Today, I am starting a series called Tools I Use so that people new to Travel Hacking will have these tools in their toolbelt because it’s much easier to teach people to fish than it is to give them a fish everyday.
As we live in Canada, the most prevalent points collecting program is Aeroplan. Aeroplan allows for booking on Air Canada and Star Alliance partners so one of the first things you should familiarize yourself with is how to determine your routings using Star Alliance partners. In a previous post, I covered off airlines with low/no fuel surcharges so reference that article to find out what airlines you should fly (if cost is an issue for you).
There are two parts to finding and booking award flights. The first part is finding the right route to fly and the second is finding availability. For the purposes of this post I will not be covering finding availability but stay tuned for the next part in this series where I cover off my favorite tool to find availability.
To help you understand the best way to use this tool, I have selected a route to demonstrate the tool. That route is Calgary to Sydney, Australia.
Star Alliance Route Map
The Star Alliance Route Map found at http://star-alliance.innosked.com/ is the go to resource for finding what routes the Star Alliance flies. Because it is run and controlled by the Star Alliance, you can be sure the routes are accurate and up to date. There are other tools out there but this is my go to tool.
You will notice a few menu headings at the top of the page, Destinations, Routes and Flights. I only use the Destinations option because it provides me with everything I need to move onto my next step, which is finding availability
So here’s where you need to trust me. It may seem a bit counterintuitive but from experience the best way to move forward is to start at the end. What do I mean by that? Well, what I do is find the routes that connect to my final destination. In this example, it’s Sydney, Australia.
The first thing we do is click on Destinations and type in Sydney or SYD, the IATA code for Sydney.
Make sure you do not check the “Include Connections” or “Include Codeshares” checkbox as that will confuse the issue. Click on Search and you will get a list of airports/airlines that fly to Sydney.
While the map is sometimes useful, we are after the information in the tab labeled “Departures Results List”.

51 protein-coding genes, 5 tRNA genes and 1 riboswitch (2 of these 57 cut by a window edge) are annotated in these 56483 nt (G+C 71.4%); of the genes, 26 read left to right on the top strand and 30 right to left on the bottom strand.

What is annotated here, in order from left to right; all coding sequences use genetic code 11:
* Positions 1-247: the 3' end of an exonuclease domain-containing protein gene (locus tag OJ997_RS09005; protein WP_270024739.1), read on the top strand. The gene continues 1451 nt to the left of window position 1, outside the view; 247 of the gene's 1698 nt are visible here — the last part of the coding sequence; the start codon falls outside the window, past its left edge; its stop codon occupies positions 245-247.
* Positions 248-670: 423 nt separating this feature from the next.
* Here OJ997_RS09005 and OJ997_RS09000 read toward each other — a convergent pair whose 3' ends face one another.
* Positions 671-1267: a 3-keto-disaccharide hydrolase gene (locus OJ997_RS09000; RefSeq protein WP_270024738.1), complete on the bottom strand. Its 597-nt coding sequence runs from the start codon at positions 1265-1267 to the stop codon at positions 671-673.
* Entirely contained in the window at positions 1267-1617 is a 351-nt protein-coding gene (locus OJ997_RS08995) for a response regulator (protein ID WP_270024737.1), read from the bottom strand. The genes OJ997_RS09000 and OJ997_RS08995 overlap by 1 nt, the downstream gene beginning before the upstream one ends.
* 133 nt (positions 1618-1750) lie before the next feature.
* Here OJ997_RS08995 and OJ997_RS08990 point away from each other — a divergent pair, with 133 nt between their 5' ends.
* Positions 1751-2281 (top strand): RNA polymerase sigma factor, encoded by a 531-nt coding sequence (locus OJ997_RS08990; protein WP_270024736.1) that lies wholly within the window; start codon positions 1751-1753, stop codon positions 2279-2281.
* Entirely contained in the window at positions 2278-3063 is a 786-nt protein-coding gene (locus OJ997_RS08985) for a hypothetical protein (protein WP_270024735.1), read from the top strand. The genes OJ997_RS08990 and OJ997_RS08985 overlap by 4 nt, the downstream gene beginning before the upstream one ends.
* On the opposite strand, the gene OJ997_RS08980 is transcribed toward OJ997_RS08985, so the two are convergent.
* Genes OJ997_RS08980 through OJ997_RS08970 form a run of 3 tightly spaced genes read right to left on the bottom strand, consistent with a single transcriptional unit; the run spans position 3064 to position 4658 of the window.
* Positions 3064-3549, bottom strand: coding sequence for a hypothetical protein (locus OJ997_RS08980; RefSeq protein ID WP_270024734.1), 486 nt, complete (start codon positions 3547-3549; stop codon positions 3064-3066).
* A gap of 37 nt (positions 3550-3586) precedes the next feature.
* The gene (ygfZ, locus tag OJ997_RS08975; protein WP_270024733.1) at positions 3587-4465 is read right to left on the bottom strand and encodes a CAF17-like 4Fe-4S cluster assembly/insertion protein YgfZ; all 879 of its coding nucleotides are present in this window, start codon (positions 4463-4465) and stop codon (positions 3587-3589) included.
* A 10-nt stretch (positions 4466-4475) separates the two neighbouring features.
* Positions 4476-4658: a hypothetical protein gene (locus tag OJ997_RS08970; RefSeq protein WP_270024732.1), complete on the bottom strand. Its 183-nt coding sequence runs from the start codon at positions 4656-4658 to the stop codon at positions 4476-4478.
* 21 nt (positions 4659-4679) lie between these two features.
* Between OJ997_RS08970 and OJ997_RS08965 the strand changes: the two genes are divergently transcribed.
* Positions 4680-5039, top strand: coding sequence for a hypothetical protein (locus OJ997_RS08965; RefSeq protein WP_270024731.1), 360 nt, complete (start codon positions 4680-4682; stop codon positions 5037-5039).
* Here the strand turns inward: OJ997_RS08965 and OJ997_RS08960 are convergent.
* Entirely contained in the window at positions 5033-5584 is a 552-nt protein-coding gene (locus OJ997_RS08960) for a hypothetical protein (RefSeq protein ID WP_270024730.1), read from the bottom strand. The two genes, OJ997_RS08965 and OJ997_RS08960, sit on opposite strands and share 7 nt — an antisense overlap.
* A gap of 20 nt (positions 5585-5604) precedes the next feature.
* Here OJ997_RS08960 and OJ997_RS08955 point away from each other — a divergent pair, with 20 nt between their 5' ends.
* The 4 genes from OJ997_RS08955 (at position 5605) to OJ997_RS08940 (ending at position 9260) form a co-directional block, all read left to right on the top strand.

When we open that list up, we are given all the airports and airlines that fly to Sydney direct. This is an important points if you are looking to reduce the number of connections you have in your award travel (I know I do).
Now this is where experience comes into play. As a beginner, you won’t know what routes you should fly but referring back to my list of airlines that do not charge fuel/carrier surcharge is a good place to start. Look at the list that is returned from the route map and cross reference from the no/low fuel surcharge list. You then need to think geography with your goal being to get home.
What I have done below is highlight a few airports/airlines that I would use to continue my search.
I have highlighted the following routes:
- SYD-AKL – I know that Air New Zealand does not charge fuel/carrier surcharge and there is a direct route from AKL-YVR (Vancouver). I also know that there are a ton of daily flights from YVR-YYC (Calgary) and there is typically a lot of award availability.
- SYD-SFO – I know that United does not charge fuel/carrier surcharge and that there is a direct flight from SFO-YYC but award space is sometimes limited and due to the flight schedule, you may be required to overnight in SFO …. and because I love the city, I don’t mind that at all.
- SYD-HND – I know that ANA was known to charge fuel surcharge but because Japanese law does not allow for it to be collected, I am safe to use this airline. HND (Haneda in Tokyo) is also the sister airport of NRT (Narita in Tokyo) and can be reached with a bus. I also know that NRT is directly serviced by Air Canada with a daily flight and while Air Canada charges fuel/carrier surcharge, they cannot because the flight is originating out of Japan.
With this information, I would likely look for the route from SYD-HND/NRT-YYC because it offers the most direct route.
So now you have the way home, all you need to do if turn the route around and you now have your way to Sydney.
Start at the end and end at the beginning. It’s as simple as that. Again, as a beginner, you will need to experiment with the route map to see. You may be tempted to take a shortcut and use the Flights menu item in the map but the results will be limited and won’t give you the best routing especially if you care about fuel surcharge.
As you can see, if you took the shortcut, you would be left with Air Canada flights from Toronto or Vancouver (think very high fuel/carrier surcharge) or a United flight from Calgary to San Francisco to Sydney (no fuel surcharge but very questionable hard/soft product).
Let me know if you have any questions about the post above through the comments below. I’m happy to help answer your questions.
I was trying to replicate what you did up top using the awards flights to see if SYD-HND would work. Looking into 2018, it seems all the flights have stops with no directs redemption.
Is there a suggested time-frame to book travel using the aeroplan points? Seems the award availability is quite limited.
The only Star Alliance direct flight from SYD-HND is with ANA (NH) Airlines. The other airline that flies direct is Japan Airlines (JL) and they are not a Star Alliance partner. In essence, you are looking for flight availability out of Australia (which can be tough) and you want to fly direct, which limits your possibility of success.
That being said, NH is likely to open up award space at some point so I would suggest a membership on ExpertFlyer to run the search daily for you. That way, if/when availability opens up, you’ll be able to jump on it right away.
Hope that helps.